Why do we seem so much more at ease with depictions of (real and actual) physical violence than by depictions of non-violent sex? Does violence, for example, play some kind of necessary role? Is the desensitisation it causes occasionally beneficial from an adaptive standpoint? Are we more insecure about our sexuality than our capacity for/aptitude/desire for violence and therefore rendered more vulnerable when watching it in the company of others? I suspect that for many, the taboo around sex dissolves in private environments. What does this tell us about the apparent discrepancy in any sex/violence taboos?

*Side note: I once called a philosopher on a talk-back radio show about the issue. He declined to delve into it on air, but made a comment akin to, "Violence and sex might not be as distinct as you first imagine". I was left to guess at what he might have been driving at and have not reached any satisfactory conclusions.


5 Answers 5


This does not look like a philosophical question, but one about cultural history.

Violence as an act drives a narrative. By committing an act of violence, a story character can significantly and cheaply (to a narrator) impact the world around them, shape a role they play, acquire significant identity traits. That goes both for villains and heroes. (This might be the closest relation to philosophy.)

By comparison, nonviolent sexual acts would not have immediate lasting impact (pregnancy is a lasting effect, but does not require an audience to learn about the details of the process. We don't know or care in which position the mother of Alexander the Great conceived, not whether she climaxed during the act).

In storytelling, most details about sex would be as important to a story plot as a sandwich eaten (unless the act of sex implied physical or psychological violence, like infidelity).

So while both acts may have various negative connotations in the entertaining arts, violence just had too many narrative benefits to be left out. Audiences are too easily captured.

In stage acting, simulating violence is easy and fun, simulating sex is difficult without getting too close to the real thing.

Violence is also an inevitable part of other mass media channels like the news. If there is war, or a serial killer around, this has to be reported, leading to audiences becoming used to violence in media.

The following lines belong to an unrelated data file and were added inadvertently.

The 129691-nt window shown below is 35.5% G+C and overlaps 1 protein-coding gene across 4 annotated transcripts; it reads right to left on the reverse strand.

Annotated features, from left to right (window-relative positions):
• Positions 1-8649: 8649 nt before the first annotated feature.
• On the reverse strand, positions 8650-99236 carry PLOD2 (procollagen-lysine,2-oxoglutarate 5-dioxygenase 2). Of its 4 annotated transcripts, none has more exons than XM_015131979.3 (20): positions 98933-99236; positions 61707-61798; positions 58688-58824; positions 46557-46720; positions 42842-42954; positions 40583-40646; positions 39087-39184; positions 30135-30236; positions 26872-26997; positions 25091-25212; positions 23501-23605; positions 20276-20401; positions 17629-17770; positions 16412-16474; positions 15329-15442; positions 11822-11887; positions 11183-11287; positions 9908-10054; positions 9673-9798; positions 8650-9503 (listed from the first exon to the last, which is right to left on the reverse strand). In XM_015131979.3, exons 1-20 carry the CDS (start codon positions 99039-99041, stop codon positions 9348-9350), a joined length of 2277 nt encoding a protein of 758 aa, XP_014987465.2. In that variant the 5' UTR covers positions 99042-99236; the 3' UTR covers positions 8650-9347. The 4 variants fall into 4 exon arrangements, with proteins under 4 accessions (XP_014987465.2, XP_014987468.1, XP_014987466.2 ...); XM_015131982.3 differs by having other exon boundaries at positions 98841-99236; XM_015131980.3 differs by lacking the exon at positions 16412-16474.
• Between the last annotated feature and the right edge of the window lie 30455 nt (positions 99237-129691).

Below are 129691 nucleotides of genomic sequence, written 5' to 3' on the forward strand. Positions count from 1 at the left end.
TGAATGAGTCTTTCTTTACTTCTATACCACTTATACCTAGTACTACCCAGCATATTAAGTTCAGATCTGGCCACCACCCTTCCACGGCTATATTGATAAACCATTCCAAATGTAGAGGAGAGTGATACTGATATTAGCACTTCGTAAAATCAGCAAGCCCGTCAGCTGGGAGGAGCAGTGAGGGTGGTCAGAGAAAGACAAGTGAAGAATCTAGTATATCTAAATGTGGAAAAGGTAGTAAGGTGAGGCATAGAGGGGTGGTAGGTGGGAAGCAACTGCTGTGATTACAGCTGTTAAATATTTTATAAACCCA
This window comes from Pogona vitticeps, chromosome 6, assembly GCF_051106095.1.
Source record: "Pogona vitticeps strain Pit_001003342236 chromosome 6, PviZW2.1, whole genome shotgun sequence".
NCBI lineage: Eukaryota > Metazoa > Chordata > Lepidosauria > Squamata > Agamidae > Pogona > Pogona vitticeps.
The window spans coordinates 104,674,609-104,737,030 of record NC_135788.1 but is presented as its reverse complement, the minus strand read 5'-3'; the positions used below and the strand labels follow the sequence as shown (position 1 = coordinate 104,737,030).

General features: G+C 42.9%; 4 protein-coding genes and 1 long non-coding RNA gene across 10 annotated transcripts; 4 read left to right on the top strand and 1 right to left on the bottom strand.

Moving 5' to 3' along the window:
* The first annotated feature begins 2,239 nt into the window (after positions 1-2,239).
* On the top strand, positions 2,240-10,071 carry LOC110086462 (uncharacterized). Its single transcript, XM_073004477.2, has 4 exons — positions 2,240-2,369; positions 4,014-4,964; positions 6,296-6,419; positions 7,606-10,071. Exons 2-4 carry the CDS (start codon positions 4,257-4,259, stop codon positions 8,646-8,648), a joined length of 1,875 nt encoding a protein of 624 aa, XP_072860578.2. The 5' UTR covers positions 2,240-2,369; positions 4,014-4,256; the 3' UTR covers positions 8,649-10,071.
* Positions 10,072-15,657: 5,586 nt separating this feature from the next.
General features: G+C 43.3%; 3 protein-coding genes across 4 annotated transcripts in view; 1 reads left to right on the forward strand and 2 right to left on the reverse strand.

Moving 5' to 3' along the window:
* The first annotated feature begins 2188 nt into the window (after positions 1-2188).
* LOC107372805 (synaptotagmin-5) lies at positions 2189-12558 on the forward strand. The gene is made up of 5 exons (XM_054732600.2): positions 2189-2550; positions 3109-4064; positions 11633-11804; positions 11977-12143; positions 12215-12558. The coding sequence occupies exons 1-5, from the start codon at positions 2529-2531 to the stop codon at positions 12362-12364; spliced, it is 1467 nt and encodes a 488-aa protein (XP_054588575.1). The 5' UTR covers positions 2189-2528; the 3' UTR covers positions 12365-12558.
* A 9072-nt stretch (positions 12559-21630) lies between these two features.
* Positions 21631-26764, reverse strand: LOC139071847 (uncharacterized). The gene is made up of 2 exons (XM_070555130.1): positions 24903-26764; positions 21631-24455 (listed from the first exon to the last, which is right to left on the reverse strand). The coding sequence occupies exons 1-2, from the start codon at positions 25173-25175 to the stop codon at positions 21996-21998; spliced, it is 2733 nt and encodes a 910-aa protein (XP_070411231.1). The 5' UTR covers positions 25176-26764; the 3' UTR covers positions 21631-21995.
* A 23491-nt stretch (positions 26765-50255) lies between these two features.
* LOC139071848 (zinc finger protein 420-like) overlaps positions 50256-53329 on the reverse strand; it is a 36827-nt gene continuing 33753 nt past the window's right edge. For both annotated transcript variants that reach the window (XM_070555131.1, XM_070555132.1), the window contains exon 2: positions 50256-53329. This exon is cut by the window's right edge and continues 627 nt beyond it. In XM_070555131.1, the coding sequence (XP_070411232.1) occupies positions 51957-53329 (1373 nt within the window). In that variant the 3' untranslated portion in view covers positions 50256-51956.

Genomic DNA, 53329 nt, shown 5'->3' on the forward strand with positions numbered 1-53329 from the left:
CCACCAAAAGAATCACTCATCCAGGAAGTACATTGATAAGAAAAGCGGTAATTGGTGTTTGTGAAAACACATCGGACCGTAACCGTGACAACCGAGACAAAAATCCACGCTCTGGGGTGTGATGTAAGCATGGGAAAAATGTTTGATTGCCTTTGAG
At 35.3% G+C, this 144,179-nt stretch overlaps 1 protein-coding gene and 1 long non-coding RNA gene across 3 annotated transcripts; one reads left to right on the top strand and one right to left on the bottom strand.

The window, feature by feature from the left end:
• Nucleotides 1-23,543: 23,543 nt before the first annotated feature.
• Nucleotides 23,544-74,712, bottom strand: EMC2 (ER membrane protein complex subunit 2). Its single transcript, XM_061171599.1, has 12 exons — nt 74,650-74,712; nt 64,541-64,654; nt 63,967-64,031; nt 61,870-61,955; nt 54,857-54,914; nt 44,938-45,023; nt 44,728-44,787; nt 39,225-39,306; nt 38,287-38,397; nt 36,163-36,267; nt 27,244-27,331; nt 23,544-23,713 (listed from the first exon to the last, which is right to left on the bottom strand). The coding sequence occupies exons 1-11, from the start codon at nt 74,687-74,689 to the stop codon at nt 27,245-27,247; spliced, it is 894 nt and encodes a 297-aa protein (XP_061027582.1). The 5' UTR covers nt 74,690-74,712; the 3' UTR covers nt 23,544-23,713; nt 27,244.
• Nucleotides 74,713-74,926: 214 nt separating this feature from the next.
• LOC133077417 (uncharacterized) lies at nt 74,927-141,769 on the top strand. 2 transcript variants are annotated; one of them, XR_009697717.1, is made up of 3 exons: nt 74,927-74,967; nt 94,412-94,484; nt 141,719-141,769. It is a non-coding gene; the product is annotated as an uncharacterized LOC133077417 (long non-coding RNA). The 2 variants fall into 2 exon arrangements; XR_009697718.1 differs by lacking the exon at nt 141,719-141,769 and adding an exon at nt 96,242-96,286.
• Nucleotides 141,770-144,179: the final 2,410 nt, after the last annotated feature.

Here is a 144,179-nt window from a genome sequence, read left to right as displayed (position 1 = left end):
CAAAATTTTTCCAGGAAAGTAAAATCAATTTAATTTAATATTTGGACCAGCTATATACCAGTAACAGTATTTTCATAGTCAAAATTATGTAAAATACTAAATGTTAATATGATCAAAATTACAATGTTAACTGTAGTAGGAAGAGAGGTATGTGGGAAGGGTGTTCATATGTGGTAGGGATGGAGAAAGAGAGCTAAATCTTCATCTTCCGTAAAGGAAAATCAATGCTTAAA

The other obvious issue is that an erotic narrative may cause arousal, which is frustrating if it does not find release. So in the classical venues for entertaining mass media (storytelling, theater, cinéma, daytime family television), where release is difficult, audiences do not crave such stimuli.

Modern mass media like porn and erotic novels do exist and have economic viability to show that where private consumption is possible, erotic content becomes desirable enough to gain some acceptance.


I think you are over-generalizing a feature of America to the entire world. Japanese media, particularly anime, is way more comfortable with sexuality than American media. For example, there is one infamous episode of Pokemon when a male character cross-dresses in a bikini, including inflatable breast. This was obviously cut from the American release, but apparently was considered acceptable in Japan. Similarly, many ancient Greek stories have women being impregnated by gods in animal form, something that is really weird in a modern American cultural context.

This of course goes the other way too, where things Americans find completely normal can be extremely offensive in other cultures. The best example I can think of is that undead creatures in American media tend to get very heavily censored in China. Most articles I could find attribute this China's governing party being secular and China associating all undead with spirituality, but I did find one by a Chinese horror fan who claims that ghost stories in China historically being forms of political protest.

If you want to know the origins of American culture's strong taboo with sexuality, I suggest heading over to the History site.